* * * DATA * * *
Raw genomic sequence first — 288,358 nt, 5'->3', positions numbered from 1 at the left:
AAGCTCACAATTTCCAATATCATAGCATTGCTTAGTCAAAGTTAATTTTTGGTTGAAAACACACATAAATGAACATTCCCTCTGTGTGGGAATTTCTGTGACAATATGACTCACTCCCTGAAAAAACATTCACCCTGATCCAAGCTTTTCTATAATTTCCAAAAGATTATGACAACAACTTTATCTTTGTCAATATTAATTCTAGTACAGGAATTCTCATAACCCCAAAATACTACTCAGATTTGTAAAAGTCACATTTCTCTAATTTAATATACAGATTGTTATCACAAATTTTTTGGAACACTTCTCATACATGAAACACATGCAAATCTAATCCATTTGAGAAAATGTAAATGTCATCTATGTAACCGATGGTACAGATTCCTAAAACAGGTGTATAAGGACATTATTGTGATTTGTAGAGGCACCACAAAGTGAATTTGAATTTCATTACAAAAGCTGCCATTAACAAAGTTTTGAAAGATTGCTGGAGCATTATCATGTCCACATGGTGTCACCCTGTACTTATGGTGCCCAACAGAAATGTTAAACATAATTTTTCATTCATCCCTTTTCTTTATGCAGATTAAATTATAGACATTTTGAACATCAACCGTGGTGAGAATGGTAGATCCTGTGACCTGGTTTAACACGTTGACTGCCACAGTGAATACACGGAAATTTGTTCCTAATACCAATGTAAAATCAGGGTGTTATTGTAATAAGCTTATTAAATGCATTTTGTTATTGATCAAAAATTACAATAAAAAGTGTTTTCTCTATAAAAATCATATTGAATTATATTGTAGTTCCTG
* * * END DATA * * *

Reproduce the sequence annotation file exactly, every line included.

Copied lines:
Raw genomic sequence first — 288,358 nt, 5'->3', positions numbered from 1 at the left:
AAGCTCACAATTTCCAATATCATAGCATTGCTTAGTCAAAGTTAATTTTTGGTTGAAAACACACATAAATGAACATTCCCTCTGTGTGGGAATTTCTGTGACAATATGACTCACTCCCTGAAAAAACATTCACCCTGATCCAAGCTTTTCTATAATTTCCAAAAGATTATGACAACAACTTTATCTTTGTCAATATTAATTCTAGTACAGGAATTCTCATAACCCCAAAATACTACTCAGATTTGTAAAAGTCACATTTCTCTAATTTAATATACAGATTGTTATCACAAATTTTTTGGAACACTTCTCATACATGAAACACATGCAAATCTAATCCATTTGAGAAAATGTAAATGTCATCTATGTAACCGATGGTACAGATTCCTAAAACAGGTGTATAAGGACATTATTGTGATTTGTAGAGGCACCACAAAGTGAATTTGAATTTCATTACAAAAGCTGCCATTAACAAAGTTTTGAAAGATTGCTGGAGCATTATCATGTCCACATGGTGTCACCCTGTACTTATGGTGCCCAACAGAAATGTTAAACATAATTTTTCATTCATCCCTTTTCTTTATGCAGATTAAATTATAGACATTTTGAACATCAACCGTGGTGAGAATGGTAGATCCTGTGACCTGGTTTAACACGTTGACTGCCACAGTGAATACACGGAAATTTGTTCCTAATACCAATGTAAAATCAGGGTGTTATTGTAATAAGCTTATTAAATGCATTTTGTTATTGATCAAAAATTACAATAAAAAGTGTTTTCTCTATAAAAATCATATTGAATTATATTGTAGTTCCTG